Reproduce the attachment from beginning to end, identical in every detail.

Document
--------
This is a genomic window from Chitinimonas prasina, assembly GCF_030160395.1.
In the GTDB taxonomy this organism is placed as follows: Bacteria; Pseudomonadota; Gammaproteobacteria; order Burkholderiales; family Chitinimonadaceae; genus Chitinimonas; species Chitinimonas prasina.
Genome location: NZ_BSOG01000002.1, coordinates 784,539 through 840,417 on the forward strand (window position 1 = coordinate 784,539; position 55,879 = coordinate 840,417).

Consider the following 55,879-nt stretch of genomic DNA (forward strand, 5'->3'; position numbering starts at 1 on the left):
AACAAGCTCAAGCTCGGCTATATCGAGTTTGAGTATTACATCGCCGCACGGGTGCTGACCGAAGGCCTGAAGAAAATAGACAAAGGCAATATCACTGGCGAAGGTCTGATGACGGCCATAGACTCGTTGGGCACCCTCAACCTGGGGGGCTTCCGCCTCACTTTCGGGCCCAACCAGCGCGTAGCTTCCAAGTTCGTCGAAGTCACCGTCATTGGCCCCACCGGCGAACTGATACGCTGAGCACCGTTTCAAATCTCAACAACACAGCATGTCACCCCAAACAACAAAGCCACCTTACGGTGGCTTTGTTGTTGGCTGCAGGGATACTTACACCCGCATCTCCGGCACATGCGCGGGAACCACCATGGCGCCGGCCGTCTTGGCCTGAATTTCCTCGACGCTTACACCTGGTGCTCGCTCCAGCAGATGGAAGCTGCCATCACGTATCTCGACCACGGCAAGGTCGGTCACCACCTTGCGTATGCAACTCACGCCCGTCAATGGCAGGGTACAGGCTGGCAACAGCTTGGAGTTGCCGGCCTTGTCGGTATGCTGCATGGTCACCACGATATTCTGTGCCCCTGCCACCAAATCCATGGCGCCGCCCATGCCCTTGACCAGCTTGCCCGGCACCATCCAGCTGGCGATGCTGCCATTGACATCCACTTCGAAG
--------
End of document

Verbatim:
This is a genomic window from Chitinimonas prasina, assembly GCF_030160395.1.
In the GTDB taxonomy this organism is placed as follows: Bacteria; Pseudomonadota; Gammaproteobacteria; order Burkholderiales; family Chitinimonadaceae; genus Chitinimonas; species Chitinimonas prasina.
Genome location: NZ_BSOG01000002.1, coordinates 784,539 through 840,417 on the forward strand (window position 1 = coordinate 784,539; position 55,879 = coordinate 840,417).

Consider the following 55,879-nt stretch of genomic DNA (forward strand, 5'->3'; position numbering starts at 1 on the left):
AACAAGCTCAAGCTCGGCTATATCGAGTTTGAGTATTACATCGCCGCACGGGTGCTGACCGAAGGCCTGAAGAAAATAGACAAAGGCAATATCACTGGCGAAGGTCTGATGACGGCCATAGACTCGTTGGGCACCCTCAACCTGGGGGGCTTCCGCCTCACTTTCGGGCCCAACCAGCGCGTAGCTTCCAAGTTCGTCGAAGTCACCGTCATTGGCCCCACCGGCGAACTGATACGCTGAGCACCGTTTCAAATCTCAACAACACAGCATGTCACCCCAAACAACAAAGCCACCTTACGGTGGCTTTGTTGTTGGCTGCAGGGATACTTACACCCGCATCTCCGGCACATGCGCGGGAACCACCATGGCGCCGGCCGTCTTGGCCTGAATTTCCTCGACGCTTACACCTGGTGCTCGCTCCAGCAGATGGAAGCTGCCATCACGTATCTCGACCACGGCAAGGTCGGTCACCACCTTGCGTATGCAACTCACGCCCGTCAATGGCAGGGTACAGGCTGGCAACAGCTTGGAGTTGCCGGCCTTGTCGGTATGCTGCATGGTCACCACGATATTCTGTGCCCCTGCCACCAAATCCATGGCGCCGCCCATGCCCTTGACCAGCTTGCCCGGCACCATCCAGCTGGCGATGCTGCCATTGACATCCACTTCGAAG